Message in a New Medium
The basic principle is that to succeed online, you must stay "on message." Encompassed in this seemingly simple directive are several distinct but related concepts.
The first concept is the most obvious: Your online marketing message needs to reflect what your customer knows you for and what has made your traditional business successful. If you sell value, make your message one of price-consciousness. If you sell exclusivity, your online message should reflect that.
Second, ensure you are selling what your customer is looking for. Not just that you carry it, but that you effectively use your ad copy and Web site to sell it to them. This should be reflected in the ad copy and, perhaps even more importantly, in the landing page to which you direct the search. Don't send the shopper seeking a cardigan to a home page featuring swimsuits. More often than not you will sell neither.
The third point is one that is a special challenge in the world of search. You must play to your product and image strengths.
In the setting of a catalog, you have room to carry products that may stray at times outside of your core model. Just because a competitor has some advantage on a certain product or category, you are not precluded from entering it.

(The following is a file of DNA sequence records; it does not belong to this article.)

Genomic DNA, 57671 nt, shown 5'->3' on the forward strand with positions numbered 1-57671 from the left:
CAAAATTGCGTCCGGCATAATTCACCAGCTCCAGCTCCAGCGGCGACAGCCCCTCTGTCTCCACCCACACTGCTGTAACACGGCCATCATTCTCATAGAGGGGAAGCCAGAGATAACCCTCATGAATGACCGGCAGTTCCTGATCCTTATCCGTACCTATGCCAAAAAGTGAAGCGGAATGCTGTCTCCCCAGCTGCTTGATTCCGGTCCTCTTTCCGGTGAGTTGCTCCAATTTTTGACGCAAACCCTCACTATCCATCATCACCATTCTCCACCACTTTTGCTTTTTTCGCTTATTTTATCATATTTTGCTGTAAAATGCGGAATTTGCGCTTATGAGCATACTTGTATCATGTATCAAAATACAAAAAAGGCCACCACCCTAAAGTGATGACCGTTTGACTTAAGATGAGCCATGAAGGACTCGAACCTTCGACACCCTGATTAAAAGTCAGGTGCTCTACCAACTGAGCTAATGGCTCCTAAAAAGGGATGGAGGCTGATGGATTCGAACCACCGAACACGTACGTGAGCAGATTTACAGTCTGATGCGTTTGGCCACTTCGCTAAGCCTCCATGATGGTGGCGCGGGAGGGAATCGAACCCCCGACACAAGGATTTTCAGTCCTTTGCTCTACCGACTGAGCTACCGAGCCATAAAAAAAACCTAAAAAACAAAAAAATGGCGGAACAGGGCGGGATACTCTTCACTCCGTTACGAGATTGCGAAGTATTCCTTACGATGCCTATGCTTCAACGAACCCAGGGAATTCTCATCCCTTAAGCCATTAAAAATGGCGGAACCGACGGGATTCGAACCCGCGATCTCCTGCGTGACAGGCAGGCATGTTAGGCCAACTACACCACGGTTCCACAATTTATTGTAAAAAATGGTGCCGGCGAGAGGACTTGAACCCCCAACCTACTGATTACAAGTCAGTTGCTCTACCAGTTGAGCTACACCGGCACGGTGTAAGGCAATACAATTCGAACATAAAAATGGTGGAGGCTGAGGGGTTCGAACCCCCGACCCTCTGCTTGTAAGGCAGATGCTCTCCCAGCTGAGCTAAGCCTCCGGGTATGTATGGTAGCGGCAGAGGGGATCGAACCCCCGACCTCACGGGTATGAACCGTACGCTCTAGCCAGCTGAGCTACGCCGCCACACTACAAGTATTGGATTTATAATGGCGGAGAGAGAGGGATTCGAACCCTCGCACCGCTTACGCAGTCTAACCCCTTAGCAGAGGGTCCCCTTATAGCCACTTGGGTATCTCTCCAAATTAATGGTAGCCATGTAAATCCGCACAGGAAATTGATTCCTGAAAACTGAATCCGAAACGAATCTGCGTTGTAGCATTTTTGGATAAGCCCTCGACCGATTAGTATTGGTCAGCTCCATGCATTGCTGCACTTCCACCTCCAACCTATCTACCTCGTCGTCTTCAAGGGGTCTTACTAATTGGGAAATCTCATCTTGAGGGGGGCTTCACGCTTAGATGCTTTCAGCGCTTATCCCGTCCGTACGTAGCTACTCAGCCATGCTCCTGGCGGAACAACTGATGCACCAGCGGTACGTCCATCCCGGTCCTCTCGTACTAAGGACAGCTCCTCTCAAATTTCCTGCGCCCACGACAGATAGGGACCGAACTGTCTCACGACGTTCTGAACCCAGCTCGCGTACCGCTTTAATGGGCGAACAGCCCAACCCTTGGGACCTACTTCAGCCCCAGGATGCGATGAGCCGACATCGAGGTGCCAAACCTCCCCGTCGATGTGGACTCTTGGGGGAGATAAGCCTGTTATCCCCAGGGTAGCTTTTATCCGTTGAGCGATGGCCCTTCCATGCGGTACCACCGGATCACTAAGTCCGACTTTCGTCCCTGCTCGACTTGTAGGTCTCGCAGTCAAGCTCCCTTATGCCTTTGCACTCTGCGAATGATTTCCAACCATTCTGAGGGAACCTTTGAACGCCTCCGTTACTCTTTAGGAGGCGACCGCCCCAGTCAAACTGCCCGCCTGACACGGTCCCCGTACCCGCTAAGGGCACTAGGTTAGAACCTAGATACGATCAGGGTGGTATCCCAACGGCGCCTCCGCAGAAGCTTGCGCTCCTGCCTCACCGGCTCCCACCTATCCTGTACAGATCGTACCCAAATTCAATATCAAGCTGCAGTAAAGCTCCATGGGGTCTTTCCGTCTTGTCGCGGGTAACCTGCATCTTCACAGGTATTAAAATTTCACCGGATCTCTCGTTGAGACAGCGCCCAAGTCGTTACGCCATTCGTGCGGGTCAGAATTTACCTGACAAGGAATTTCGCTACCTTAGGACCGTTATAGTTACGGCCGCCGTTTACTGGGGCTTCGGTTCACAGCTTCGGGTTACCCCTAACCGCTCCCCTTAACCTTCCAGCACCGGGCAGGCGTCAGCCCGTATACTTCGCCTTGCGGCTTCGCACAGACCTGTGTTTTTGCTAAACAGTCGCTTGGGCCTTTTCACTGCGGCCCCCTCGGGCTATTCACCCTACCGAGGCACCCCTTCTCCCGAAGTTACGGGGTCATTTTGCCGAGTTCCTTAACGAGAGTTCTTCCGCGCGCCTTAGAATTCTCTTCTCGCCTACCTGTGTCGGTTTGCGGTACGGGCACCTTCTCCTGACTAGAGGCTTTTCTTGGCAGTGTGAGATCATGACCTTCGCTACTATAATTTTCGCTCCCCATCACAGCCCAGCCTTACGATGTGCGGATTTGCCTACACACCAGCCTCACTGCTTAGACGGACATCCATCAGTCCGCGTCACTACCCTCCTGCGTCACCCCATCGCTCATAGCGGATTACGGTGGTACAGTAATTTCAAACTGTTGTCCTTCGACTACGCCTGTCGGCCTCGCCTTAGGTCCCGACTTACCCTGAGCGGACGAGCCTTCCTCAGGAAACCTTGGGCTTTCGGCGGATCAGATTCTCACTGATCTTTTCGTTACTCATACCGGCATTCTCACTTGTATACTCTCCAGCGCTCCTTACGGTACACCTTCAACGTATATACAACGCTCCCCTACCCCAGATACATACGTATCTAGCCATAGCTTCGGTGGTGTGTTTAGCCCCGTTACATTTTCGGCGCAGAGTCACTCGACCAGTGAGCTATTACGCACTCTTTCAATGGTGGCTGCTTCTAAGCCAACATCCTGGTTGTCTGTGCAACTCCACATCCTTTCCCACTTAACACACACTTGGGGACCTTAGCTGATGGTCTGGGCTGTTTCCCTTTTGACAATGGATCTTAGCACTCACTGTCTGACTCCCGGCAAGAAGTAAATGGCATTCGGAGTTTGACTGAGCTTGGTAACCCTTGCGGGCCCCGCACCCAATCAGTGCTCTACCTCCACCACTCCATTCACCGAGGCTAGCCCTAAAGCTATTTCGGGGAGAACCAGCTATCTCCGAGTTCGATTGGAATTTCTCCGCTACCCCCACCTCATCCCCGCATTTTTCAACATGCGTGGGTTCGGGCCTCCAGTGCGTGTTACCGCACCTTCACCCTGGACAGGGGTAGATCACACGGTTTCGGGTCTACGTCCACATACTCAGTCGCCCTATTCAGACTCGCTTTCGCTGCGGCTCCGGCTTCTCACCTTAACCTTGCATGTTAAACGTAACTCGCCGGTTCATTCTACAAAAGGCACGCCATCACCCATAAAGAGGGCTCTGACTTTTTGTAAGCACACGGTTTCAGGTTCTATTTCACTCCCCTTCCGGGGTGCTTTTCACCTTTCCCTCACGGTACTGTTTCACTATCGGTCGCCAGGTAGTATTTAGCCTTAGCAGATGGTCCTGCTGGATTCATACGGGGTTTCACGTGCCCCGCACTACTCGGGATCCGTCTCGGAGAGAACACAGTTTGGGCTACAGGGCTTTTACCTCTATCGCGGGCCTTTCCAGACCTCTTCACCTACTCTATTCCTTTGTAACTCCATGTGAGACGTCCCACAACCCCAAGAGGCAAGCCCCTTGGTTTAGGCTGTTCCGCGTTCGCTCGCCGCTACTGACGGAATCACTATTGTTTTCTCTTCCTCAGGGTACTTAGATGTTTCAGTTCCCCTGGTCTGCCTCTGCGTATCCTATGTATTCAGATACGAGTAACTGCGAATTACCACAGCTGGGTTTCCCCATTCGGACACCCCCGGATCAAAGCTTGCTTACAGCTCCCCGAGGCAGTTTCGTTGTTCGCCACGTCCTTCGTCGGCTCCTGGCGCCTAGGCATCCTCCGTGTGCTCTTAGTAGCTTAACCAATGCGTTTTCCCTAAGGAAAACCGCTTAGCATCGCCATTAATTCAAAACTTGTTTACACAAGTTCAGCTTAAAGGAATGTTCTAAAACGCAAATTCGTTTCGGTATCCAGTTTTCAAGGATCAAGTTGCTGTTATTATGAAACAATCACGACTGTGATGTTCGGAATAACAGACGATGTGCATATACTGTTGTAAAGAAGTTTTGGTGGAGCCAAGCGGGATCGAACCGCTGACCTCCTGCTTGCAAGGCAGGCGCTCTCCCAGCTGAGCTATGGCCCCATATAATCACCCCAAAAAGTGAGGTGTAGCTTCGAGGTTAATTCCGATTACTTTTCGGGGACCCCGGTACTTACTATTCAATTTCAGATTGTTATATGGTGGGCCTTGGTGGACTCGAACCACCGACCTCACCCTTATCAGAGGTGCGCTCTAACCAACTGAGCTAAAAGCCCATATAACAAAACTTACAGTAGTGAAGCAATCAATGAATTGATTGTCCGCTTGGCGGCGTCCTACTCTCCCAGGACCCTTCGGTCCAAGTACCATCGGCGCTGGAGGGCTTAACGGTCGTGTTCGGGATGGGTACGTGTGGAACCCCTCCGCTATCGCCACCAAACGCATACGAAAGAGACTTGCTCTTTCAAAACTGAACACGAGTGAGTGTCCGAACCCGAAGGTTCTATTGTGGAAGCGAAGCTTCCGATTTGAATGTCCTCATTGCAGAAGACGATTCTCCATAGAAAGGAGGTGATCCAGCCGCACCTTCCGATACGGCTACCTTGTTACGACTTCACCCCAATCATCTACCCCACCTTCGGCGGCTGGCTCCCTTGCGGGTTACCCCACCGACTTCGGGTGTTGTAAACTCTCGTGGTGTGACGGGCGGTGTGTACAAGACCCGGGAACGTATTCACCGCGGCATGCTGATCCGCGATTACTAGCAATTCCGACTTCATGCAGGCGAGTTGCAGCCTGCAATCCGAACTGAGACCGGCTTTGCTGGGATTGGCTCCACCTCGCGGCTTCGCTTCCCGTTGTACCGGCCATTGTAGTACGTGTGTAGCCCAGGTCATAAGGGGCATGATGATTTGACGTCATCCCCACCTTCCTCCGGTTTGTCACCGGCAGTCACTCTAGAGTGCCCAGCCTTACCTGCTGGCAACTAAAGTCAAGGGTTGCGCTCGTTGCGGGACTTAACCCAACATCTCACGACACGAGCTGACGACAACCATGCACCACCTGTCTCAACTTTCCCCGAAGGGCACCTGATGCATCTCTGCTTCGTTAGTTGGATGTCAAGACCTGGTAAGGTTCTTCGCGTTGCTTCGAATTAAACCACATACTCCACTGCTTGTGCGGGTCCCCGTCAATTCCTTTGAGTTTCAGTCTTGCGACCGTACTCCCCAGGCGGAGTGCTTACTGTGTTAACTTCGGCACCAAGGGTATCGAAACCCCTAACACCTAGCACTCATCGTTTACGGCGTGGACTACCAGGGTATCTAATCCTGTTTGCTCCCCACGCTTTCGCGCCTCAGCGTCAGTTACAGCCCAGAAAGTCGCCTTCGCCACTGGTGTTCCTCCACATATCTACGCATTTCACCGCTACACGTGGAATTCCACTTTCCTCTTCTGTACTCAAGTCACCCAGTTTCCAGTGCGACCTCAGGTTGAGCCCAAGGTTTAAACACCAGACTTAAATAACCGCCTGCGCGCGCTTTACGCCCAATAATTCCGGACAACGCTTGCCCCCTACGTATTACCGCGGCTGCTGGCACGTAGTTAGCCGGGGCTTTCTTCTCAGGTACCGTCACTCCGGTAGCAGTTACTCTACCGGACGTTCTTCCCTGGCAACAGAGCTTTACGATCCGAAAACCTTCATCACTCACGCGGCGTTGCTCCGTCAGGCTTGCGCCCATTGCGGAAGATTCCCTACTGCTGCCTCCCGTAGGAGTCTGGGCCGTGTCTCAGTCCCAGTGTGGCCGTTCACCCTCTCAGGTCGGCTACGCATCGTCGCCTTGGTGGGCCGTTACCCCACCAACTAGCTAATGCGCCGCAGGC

But in search, your competition is much more direct. Only a few advertisers will appear in meaningful positions for any given search term, and the bid-based nature of the medium means that you need to perform on their level to maintain your position.
So what do you do about those ancillary products? The answer for many crossover marketers is to feature them without advertising for them. That is, use the design and layout of your pages to your advantage by featuring related, but potentially "off message," products alongside the featured product descriptions on your landing pages. Top content-driven sites, such as CNN.com, manage space very effectively, maximizing ad delivery without obscuring the central message. Take a cue from them and effectively monetize your own space with internal advertising.
Armed with these basics, an offline marketer should be able to begin testing the waters of online advertising.